Spectacular hoard of Viking treasure found on church land revealed after 1000 years
Published on 24 March, 2016
A television programme about a spectacular hoard of Viking treasure found buried under land owned by the Church of Scotland is being broadcast tonight.
The Galloway hoard – the most important discovery of its kind in Scotland for more than 100 years - features on the latest episode of BBC Four's Digging for Britain at 9pm.
The historically significant find was made by Derek McLennan, a committed metal detector enthusiast, on glebe land in an undisclosed area of Dumfries and Galloway in September, 2014.
Conservators have now released images that reveal the "stunning" contents of a Carolingian' (West European) vessel, or pot,which dates from 9th-10th centuries AD, many of which are unique.
The cache of objects, part of a wider hoard of more than 100 items, includes a large number of silver ingots and armrings, a beautifully-preserved cross, an ornate gold pin in the likeness of a bird and six silver Anglo-Saxon disc brooches.
Byzantium silk from around modern-day Istanbul and gold and crystal objects that have been carefully wrapped in cloth bundles were also discovered – a hoard that provides "unparalleled insight" into the minds of Vikings in Galloway.
Mr McLennan said: "The Galloway Viking Treasure is unprecedented and could be considered one of the greatest ever found throughout the world, and most definitely within the UK.
"So, you can imagine how difficult it has been to keep all this information, not only from the public, but my family and friends as well.
"The iconic make-up of the hoard and the potential history behind it, with links to Iona and the Book of Kells makes our bond to the Church of Scotland even stronger.
"I am extremely proud of this discovery."
David Robertson, Secretary of General Trustees of the Church of Scotland which holds land owned by the Kirk, said: "We are delighted to be involved in this exciting find, which we understand to be of immense historical and cultural significance.
"The artefacts found, and particularly those now uncovered from the Carolingian pot, show incredible artistry and craftsmanship.
"I am sure, as the research and investigation continues, it will reveal more fascinating details and insights into life in Scotland in the 9thand 10th centuries.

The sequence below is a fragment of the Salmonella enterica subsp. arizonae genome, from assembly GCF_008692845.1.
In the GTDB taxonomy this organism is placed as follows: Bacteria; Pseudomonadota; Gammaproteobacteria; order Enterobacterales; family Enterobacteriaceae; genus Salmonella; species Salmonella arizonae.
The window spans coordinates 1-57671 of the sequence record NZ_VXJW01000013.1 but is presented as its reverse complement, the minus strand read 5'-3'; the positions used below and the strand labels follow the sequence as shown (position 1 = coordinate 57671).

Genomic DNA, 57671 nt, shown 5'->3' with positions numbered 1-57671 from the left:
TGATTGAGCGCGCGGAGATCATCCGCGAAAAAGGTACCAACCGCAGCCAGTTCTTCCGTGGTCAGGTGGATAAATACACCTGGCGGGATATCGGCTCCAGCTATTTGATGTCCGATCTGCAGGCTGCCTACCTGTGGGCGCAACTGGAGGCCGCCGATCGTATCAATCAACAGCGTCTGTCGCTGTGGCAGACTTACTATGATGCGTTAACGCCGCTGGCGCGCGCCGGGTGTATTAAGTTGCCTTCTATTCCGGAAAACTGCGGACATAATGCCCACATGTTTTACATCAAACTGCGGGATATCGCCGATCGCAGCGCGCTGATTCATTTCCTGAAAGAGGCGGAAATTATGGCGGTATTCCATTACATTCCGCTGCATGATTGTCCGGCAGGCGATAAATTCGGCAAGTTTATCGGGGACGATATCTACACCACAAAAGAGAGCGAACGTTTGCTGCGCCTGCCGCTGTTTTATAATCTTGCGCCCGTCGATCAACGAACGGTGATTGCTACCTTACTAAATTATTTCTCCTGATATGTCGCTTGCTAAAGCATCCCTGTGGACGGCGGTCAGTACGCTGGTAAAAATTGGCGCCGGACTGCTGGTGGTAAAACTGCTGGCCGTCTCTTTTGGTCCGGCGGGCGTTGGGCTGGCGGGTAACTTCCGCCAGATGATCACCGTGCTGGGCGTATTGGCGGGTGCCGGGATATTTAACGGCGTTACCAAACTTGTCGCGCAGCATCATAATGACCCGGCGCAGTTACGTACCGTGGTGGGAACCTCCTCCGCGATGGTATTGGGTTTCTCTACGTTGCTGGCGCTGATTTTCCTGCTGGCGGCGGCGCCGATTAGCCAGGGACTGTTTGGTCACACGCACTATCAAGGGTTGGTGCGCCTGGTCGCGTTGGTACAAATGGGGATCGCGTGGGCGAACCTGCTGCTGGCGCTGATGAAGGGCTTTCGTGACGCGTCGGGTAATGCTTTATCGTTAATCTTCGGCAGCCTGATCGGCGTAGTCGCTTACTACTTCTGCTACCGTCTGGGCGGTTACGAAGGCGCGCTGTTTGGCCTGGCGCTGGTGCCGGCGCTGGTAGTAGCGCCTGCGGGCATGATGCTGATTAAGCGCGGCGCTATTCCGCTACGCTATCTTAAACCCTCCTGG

"The Church very much appreciates the work of Historic Environment Scotland in carrying out the painstaking conservation process.
"We look forward to learning more in due course."
Richard Welander, of Historic Environment Scotland, said: "These stunning objects provide us with an unparalleled insight to what was going on in the minds of the Vikings in Galloway all those years ago.
"They tell us about the sensibilities of the time, reveal displays of regal rivalries, and some of the objects even betray an underlying sense of humour, which the Vikings aren't always renowned for."
The project is being funded by Historic Environment Scotland, working in partnership with the Treasure Trove Unit, and the Queen's and Lord Treasurer's Remembrancer (QLTR).
Stuart Campbell of the Treasure Trove Unit, said: "The complexity of the material in the hoard raises more questions than it answers, and like all the best archaeology, this find doesn't give any easy answers.
"Questions about the motivations and cultural identity of the individuals who buried it will occupy scholars and researchers for years to come."
The items from within the vessel, which may have been accumulated over a number of generations, reveal objects from across Europe and from other cultures with non-Viking origins.
At the moment, their purpose remains a mystery.
The decision about which material to include in the vessel appears to have been based on complex and highly personal notions of how an individual valued an object as much as the bullion value the objects represented.
The vessel contents are now with the Treasure Trove Unit, who will assess the value of the hoard on behalf of the Office of Queen's and Lord Treasurer's Remembrancer.
Once the valuation process is completed, accredited Scottish Museums will have the opportunity to apply for them.
(Images provided by Derek McLennan.)